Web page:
Wharton’s passing statistics [FBRef]


As shown by the data, Wharton possesses a diverse arsenal of passes in his repertoire. Ranking in the 93rd percentile for progressive passes amongst all Championship midfielders last season is a remarkable achievement for a teenager in his first season of professional football in a difficult league. He also ranked in the 81st percentile for passes into the final third, further showing his progressive inclinations and his willingness to push his team forward. The Lancashire wonderkid is fearless in possession. He’s never afraid to attempt a penetrative pass if it gives his team a chance to score a goal.


Wharton’s assist vs. Rotherham United [EFL]


Wharton is a quick thinker and his technical security allows him to execute his quick decisions accurately and effectively. He ranked 6th in the Championship for through balls per 90 amongst players with at least 10 90s played, which puts him in the 97th percentile amongst Championship midfielders. He also ranked in the 93rd percentile for shot-creating actions and goal-creating actions from live-ball passes amongst all Championship midfielders last season.


His creativity can be seen visually and quantified numerically, and he’s still in the infancy of his development as a footballer. He’s a high-level controller and creator, and this proficiency at 19 years old is astonishing. Considering all of his technical gifts with the ball, you would be forgiven for believing that Wharton doesn’t excel defensively, but this couldn’t be further from the truth. The youngster is an enthusiastic and tenacious defender, always looking to make a tackle.


Wharton’s defensive statistics [FBRef]


Wharton is excellent at screening the backline and providing the extra protection they need from the midfield. He’s a high-volume tackler and does most of his work in the defensive third much like a holding midfielder would do, further displaying his versatility in both his position and his role. He’s also an astute reader of the game, knowing when to put himself between the ball and the goal or an opponent as shown by his interceptions and, moreover, his blocks. His greatest defensive strength, however, is his ability and willingness to challenge dribblers.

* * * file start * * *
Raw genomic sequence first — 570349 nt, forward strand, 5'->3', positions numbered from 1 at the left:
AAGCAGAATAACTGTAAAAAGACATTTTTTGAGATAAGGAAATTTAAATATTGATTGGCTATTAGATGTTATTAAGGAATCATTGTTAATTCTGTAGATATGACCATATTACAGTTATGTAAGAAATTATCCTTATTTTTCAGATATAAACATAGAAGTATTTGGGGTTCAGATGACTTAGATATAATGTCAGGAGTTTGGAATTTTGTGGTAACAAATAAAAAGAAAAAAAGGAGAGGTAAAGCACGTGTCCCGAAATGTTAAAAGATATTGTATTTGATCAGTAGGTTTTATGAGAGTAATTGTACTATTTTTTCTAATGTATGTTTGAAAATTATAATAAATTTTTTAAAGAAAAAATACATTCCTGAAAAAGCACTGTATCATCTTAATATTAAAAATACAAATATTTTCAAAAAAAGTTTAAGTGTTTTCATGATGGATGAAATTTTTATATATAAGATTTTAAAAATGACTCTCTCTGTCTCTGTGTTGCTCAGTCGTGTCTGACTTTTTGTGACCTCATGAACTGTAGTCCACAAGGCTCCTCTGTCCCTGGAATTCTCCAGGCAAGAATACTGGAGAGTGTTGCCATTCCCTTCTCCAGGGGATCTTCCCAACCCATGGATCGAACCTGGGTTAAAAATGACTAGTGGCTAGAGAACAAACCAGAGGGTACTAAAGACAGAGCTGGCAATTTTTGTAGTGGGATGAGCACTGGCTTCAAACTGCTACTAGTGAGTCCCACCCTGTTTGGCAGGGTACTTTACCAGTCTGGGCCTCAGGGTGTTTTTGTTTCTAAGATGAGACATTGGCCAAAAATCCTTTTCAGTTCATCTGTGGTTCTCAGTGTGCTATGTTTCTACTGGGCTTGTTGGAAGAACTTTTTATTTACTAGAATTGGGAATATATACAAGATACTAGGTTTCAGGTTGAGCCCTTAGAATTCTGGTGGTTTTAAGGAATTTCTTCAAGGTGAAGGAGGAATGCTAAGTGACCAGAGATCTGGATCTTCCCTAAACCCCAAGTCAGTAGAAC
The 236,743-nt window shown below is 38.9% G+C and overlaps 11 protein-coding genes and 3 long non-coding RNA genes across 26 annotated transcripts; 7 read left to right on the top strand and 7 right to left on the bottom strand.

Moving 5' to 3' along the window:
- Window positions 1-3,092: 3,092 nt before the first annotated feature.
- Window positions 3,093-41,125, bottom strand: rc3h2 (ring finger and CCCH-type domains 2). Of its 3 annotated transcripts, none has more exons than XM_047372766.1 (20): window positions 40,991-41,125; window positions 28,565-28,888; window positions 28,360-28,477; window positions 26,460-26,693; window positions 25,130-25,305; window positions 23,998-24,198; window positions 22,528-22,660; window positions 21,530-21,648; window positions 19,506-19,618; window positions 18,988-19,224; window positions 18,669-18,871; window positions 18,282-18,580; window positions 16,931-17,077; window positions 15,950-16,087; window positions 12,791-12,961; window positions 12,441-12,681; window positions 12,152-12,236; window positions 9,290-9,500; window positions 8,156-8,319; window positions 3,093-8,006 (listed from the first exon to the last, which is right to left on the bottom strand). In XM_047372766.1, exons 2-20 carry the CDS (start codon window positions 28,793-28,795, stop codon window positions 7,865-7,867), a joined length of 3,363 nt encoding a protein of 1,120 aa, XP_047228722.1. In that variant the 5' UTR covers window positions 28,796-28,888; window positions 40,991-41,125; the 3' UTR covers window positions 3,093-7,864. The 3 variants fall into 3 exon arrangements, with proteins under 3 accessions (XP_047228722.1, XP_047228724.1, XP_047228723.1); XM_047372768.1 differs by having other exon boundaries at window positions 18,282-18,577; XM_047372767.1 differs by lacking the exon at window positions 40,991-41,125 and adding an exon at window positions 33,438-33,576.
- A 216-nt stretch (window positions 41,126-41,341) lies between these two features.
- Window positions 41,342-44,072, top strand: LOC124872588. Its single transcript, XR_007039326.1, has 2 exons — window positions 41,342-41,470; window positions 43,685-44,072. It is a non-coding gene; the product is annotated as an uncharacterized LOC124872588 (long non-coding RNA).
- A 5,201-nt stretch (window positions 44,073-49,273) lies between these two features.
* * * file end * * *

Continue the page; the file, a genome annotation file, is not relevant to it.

He’s always prepared to engage dribblers and ball-carriers and snuff out danger, particularly in the defensive third. He should become even stronger defensively as he develops physically, but he’s already extremely impressive at such a young age in a very physical league. His fearlessness will play a big part in this development.


Wharton has already made 6 appearances for the England U19 side and he’s expected to continue to progress through the age groups. At his current trajectory, he should become a full England international in the future and those should certainly be the expectations he puts on himself.


At club level, another season with Blackburn Rovers will serve him well, but it won’t be long before Premier League clubs come sniffing around for the talented Blue & Whites academy graduate. He could follow a similar path to Alex Scott as he shines as one of the Championship’s best players before joining an ambitious Premier League project. He certainly has the talent to do so, therefore he can become anything he wants to be.


By: Lebohang Mwamuka / @lebzygold

Featured Image: @GabFoligno / Nick Potts – PA Images